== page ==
Update on taxonomic revision of New Zealand Austrosimulium (Diptera: Simuliidae) 

Douglas Craig *1, Ruth Craig 1, Trevor Crosby 2

1 Department of Biological Sciences, University of Alberta, Edmonton T6G 0E2, Canada
2 Landcare Research, 231 Morrin Road, Auckland, 1072, New Zealand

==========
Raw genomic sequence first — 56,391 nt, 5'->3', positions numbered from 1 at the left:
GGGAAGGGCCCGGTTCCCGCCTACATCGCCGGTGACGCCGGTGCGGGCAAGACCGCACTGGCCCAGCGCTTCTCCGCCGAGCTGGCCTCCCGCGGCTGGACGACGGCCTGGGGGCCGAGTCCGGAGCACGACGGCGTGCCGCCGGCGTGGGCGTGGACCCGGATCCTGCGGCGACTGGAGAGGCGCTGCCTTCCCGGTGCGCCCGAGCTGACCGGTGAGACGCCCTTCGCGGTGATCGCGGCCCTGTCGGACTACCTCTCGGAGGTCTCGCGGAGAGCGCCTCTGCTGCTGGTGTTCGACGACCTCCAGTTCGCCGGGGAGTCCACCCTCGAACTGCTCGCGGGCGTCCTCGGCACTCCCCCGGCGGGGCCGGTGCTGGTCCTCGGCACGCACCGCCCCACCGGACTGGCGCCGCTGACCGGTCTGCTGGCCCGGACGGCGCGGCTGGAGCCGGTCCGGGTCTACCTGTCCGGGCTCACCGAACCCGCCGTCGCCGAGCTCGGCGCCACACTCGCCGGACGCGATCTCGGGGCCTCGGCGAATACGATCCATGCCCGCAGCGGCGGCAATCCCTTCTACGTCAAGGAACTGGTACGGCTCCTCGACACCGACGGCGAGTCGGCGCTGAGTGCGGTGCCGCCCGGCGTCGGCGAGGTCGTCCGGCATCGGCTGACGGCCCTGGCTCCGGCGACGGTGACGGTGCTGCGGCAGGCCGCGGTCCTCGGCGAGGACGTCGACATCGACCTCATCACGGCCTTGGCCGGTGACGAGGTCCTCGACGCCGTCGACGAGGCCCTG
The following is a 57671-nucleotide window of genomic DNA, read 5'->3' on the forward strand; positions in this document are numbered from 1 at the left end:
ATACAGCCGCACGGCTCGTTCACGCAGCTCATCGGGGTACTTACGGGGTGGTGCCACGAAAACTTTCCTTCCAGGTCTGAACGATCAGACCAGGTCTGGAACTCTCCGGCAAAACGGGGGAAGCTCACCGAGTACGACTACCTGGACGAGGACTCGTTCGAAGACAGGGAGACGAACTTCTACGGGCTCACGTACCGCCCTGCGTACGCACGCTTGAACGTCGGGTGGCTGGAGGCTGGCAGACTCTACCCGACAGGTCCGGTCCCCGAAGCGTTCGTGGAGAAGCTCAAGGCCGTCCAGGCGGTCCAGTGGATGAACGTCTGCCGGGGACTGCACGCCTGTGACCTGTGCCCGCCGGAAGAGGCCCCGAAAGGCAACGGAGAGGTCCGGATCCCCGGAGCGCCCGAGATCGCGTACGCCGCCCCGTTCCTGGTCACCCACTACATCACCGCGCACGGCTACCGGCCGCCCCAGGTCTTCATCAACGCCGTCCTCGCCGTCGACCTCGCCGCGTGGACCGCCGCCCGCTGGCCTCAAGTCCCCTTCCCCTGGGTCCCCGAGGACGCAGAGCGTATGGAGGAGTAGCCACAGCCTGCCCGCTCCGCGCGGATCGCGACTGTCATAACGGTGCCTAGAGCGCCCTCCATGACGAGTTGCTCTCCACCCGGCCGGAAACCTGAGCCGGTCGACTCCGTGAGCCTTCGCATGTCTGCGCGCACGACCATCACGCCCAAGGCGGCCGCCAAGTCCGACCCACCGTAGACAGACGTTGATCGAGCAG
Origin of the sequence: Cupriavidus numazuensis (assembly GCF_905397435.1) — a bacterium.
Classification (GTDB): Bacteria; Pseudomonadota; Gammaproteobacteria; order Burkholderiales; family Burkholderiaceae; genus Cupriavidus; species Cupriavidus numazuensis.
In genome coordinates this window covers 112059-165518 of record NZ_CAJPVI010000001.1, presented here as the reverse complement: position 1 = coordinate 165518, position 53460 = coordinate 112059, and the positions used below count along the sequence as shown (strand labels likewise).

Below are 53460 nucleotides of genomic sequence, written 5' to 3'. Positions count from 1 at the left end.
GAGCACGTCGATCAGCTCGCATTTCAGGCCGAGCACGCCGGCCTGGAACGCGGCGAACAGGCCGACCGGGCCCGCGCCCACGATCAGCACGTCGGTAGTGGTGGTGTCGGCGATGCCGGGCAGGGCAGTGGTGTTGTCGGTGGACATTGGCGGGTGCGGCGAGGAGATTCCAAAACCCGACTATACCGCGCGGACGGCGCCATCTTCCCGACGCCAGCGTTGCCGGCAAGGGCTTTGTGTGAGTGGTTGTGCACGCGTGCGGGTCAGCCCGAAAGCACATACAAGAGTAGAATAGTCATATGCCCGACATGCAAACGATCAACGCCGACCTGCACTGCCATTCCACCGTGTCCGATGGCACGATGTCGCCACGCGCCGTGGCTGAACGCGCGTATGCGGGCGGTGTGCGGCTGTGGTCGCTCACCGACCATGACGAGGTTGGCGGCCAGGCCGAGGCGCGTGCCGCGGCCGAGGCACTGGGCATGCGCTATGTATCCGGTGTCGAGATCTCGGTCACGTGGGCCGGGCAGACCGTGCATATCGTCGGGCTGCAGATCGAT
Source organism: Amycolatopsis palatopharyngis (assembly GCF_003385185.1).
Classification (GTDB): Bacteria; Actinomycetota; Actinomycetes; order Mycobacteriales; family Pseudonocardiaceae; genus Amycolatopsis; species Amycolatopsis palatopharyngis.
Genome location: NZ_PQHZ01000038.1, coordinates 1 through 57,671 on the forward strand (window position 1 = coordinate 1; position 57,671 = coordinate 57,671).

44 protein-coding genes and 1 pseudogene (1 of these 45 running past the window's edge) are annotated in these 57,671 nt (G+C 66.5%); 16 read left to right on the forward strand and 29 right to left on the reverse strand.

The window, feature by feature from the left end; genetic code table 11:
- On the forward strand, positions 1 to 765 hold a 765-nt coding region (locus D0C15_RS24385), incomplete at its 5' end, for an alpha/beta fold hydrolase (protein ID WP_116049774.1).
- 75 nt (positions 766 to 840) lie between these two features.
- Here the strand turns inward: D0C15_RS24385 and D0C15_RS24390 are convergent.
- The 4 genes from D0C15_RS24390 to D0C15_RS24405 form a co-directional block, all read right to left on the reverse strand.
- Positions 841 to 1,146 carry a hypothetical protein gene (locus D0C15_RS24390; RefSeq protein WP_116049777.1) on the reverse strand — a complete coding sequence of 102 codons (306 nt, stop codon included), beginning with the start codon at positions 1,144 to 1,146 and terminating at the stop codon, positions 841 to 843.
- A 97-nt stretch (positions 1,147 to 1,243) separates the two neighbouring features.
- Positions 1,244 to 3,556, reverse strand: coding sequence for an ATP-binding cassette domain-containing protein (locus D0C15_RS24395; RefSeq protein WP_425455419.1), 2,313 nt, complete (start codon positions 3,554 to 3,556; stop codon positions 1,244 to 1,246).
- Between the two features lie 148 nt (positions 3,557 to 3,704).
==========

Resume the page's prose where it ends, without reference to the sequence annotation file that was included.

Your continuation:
Our focus is an essentially complete taxonomic revision of larvae, pupae, and adults of New Zealand Austrosimulium. Some 19 species are now recognized. Austrosimulium, established by André Tonnoir (1925), is a small segregate of simuliids in Australia, New Zealand, and some outlying islands. It was Edwards (1931) who noted the relationship to a simuliid of South America, now recognized as the monotypic Paraustrosimulium. This latter genus is aberrant in some aspects, but there are convincing apomorphies shared with one segregate included in Austrosimulium, and molecular work by Moulton (2003) also strongly substantiates this relationship. Dumbleton’s (1973) species groupings are strongly supported by cladistic analysis of morphological characters, and hence are maintained. Furthermore the groupings are extremely well supported by molecular analysis, albeit with minor variance. While the genus as a whole has Gondwanan connections, the major lack of divergence in the 16S ribosomal DNA indicates that the New Zealand Austrosimulium are of relatively recent origin. We suggest the genus arrived from Australia at some point following the Oligocene Epoch (25 mya), in keeping with recent evidence for major inundation of New Zealand at that time. This is congruent with biogeographical patterns reported for other elements of NZ’s flora and fauna. The CO1 mitochondrial DNA has good divergence for some species groups; however, it is very poor for the great majority of terminal taxa, even though there is good morphological divergence. This further suggests speciation in Austrosimulium is recent. We comment about dispersal during lowered sea levels during the last glacial maximum.

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